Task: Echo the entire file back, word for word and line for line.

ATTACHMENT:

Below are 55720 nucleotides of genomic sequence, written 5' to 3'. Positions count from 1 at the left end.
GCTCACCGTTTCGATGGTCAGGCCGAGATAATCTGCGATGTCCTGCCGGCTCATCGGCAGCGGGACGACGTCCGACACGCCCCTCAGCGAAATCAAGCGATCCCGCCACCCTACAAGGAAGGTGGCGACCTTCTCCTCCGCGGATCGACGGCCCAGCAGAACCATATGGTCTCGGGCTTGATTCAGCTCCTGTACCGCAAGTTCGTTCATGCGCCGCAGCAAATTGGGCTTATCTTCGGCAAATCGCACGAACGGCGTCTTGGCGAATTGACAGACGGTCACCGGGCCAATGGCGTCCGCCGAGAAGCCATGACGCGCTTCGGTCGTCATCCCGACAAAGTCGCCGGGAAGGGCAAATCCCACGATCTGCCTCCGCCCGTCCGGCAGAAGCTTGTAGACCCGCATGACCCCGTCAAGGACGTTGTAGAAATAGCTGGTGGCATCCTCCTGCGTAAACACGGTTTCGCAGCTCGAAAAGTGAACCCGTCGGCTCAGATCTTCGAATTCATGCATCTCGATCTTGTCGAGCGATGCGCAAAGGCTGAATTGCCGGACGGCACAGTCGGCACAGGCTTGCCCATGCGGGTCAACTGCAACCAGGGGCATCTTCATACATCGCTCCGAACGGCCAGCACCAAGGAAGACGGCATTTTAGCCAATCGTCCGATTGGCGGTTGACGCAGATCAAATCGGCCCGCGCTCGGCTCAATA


Below are 55720 nucleotides of genomic sequence, written 5' to 3'. Positions count from 1 at the left end.
GCTCACCGTTTCGATGGTCAGGCCGAGATAATCTGCGATGTCCTGCCGGCTCATCGGCAGCGGGACGACGTCCGACACGCCCCTCAGCGAAATCAAGCGATCCCGCCACCCTACAAGGAAGGTGGCGACCTTCTCCTCCGCGGATCGACGGCCCAGCAGAACCATATGGTCTCGGGCTTGATTCAGCTCCTGTACCGCAAGTTCGTTCATGCGCCGCAGCAAATTGGGCTTATCTTCGGCAAATCGCACGAACGGCGTCTTGGCGAATTGACAGACGGTCACCGGGCCAATGGCGTCCGCCGAGAAGCCATGACGCGCTTCGGTCGTCATCCCGACAAAGTCGCCGGGAAGGGCAAATCCCACGATCTGCCTCCGCCCGTCCGGCAGAAGCTTGTAGACCCGCATGACCCCGTCAAGGACGTTGTAGAAATAGCTGGTGGCATCCTCCTGCGTAAACACGGTTTCGCAGCTCGAAAAGTGAACCCGTCGGCTCAGATCTTCGAATTCATGCATCTCGATCTTGTCGAGCGATGCGCAAAGGCTGAATTGCCGGACGGCACAGTCGGCACAGGCTTGCCCATGCGGGTCAACTGCAACCAGGGGCATCTTCATACATCGCTCCGAACGGCCAGCACCAAGGAAGACGGCATTTTAGCCAATCGTCCGATTGGCGGTTGACGCAGATCAAATCGGCCCGCGCTCGGCTCAATA